Outside of the academic side of the program, Perdreau makes sure her students have plenty to do, including interacting with their American counterparts. The fourth-floor gymnasium, long removed from hosting basketball games, now hosts conversation tables, game club and holiday celebrations. These include parties for Halloween, Thanksgiving, Valentine’s Day and White Day, which is an Asian romance holiday celebrated on March 14.

Sports are played in the gymnasium, too, with one of the most popular games being speed-minton, which is a quicker version of badminton. The program relies on grants from Campus Auxilary Services (CAS) in order to purchase equipment, like the ping pong table. Much like in the movie “Forrest Gump,” ping pong serves as an effective instrument of cultural exchange, as well as their karaoke machine.

The program has its own own publication: “The ESL Times,” which is written by students in the program. They also take part on planned field trips throughout the semester, including to the U.S. Military Academy at West Point, Albany and Washington, D.C.

The Students and the Speaker

Both Serrano and Deng were helpful in providing us with an audience of students to speak to after they got out of class. The first one was Arbm, a 17-year-old from Albania, who has been in the program for almost a year. Kind and soft-spoken, he said that New Paltz has been a new experience for him, highlighted by the program’s trip to Mohonk Mountain House.

After him was Ben, from South Korea, who has been in the program for three months and lives in Shango Hall. A common misconception is that students live in the Annex, but Serrano reiterated that students live on campus. He has previously travelled to New York City and Las Vegas, but is only staying for one semester and then going back home. Another previous traveller was Mohammad, a 25-year-old from Saudi Arabia, who has been here for two months after previously studying in San Diego, California.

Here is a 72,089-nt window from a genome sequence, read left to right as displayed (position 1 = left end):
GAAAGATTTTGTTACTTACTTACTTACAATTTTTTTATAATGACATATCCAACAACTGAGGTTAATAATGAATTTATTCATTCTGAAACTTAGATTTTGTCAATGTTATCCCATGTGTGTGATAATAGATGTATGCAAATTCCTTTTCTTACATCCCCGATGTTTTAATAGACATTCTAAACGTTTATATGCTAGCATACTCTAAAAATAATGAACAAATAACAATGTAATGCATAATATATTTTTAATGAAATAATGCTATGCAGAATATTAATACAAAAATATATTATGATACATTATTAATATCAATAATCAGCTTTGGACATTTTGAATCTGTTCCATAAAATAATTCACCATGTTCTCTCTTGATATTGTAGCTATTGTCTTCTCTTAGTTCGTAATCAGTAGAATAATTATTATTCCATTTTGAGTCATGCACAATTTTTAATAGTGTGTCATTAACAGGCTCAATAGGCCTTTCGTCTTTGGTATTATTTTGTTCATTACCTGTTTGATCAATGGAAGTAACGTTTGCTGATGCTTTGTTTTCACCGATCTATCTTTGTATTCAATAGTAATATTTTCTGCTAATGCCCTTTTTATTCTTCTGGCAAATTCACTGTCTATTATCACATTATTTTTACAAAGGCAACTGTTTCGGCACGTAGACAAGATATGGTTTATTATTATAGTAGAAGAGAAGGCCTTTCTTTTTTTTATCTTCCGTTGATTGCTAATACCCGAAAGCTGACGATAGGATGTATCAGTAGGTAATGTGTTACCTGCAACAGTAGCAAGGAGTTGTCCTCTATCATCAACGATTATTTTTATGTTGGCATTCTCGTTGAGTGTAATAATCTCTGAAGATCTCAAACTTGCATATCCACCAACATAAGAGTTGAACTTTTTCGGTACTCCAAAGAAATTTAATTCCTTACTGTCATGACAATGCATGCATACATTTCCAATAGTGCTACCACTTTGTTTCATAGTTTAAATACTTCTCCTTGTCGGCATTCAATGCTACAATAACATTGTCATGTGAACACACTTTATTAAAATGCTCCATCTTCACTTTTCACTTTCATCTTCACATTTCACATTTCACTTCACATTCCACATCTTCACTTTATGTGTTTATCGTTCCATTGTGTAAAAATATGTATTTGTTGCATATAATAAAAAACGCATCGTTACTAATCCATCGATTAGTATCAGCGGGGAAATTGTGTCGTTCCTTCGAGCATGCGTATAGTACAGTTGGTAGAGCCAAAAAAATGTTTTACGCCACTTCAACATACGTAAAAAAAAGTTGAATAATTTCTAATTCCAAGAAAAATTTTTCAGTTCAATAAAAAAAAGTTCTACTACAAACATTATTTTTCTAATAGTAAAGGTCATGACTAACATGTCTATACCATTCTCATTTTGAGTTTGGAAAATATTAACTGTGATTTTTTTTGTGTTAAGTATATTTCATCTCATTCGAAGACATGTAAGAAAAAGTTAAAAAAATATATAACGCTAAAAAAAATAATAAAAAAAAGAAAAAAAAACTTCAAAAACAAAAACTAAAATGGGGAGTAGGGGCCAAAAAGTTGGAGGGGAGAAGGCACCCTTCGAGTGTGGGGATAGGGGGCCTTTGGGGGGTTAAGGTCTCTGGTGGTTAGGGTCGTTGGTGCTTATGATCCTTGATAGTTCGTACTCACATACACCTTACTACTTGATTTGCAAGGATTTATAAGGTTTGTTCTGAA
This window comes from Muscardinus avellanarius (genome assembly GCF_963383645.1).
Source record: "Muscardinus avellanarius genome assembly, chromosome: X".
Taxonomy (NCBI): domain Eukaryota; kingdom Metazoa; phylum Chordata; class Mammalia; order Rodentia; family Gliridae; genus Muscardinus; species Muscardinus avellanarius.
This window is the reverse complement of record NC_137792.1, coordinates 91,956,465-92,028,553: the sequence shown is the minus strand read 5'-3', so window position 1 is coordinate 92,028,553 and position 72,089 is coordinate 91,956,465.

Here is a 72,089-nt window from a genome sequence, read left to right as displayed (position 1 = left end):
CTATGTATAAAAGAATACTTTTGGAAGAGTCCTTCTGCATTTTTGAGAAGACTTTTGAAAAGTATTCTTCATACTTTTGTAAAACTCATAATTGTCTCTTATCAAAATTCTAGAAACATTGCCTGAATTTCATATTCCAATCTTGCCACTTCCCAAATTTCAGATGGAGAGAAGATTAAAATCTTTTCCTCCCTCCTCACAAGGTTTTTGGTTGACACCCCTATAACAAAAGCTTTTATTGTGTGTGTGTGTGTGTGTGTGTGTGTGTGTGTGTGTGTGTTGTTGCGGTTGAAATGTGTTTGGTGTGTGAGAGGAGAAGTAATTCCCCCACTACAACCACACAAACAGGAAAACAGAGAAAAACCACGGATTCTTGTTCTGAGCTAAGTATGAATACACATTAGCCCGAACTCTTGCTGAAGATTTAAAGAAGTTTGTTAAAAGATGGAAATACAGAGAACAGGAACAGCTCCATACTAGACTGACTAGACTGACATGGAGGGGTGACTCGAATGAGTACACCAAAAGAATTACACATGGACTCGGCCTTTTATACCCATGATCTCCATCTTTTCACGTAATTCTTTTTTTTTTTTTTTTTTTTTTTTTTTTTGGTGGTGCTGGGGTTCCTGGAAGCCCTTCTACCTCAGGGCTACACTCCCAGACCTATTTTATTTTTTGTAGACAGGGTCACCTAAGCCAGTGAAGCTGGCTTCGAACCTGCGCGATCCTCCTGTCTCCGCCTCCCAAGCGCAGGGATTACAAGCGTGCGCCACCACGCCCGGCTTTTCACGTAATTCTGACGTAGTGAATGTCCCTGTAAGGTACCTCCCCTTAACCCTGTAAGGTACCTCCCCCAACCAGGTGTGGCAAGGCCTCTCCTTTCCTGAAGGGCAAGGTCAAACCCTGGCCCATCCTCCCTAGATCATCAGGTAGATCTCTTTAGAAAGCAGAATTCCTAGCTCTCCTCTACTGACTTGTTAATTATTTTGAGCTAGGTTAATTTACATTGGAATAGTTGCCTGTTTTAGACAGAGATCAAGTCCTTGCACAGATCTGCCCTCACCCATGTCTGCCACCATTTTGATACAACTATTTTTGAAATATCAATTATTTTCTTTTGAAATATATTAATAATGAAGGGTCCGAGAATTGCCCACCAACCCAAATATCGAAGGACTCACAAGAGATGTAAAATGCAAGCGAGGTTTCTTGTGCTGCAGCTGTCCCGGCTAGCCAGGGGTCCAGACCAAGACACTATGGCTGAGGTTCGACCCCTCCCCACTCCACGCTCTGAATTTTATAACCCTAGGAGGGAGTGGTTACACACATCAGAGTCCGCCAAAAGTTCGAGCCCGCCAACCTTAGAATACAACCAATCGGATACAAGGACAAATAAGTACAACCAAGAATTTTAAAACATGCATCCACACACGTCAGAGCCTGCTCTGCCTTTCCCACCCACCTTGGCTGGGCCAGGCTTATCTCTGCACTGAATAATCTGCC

Chang Shu, 18, “The Speaker,” originally from China. Photo by Amanda Copkov.

Towards the end of our interviews with students, we were introduced to Chang Shu, an 18-year-old from China who holds the unofficial title as the “Speaker of the ESL Program.” As I grabbed my notebook, a friend of Shu’s walked past us and said “He can talk for hours.”

He was not wrong. Shu took up a whole page of my notebook, speaking quickly and enthusiastically about his brief time so far in New Paltz. The average age for students in the program is 20 years old, putting Shu on the younger side. However, that makes him far from timid. In fact, Shu is as gregarious as they come, considering himself a glass-half-full kind of guy.

“I’m special, I like to raise questions and communicate,” he said. “I’m a positive guy, I don’t think in bad ways.”

Shu took English classes in high school but says education in America is “totally different” than it is in China. He highlighted the various uses of tenses when speaking in America, as well as the encouragement to engage with subjects and ask questions during class. Shu appreciates the discussion-based classes, noting how speaking in English is important.  

Shu is considering finishing his undergraduate degree here. He hasn’t settled on a major but says many things are possible, including international relations, psychology, computer programming and electrical engineering.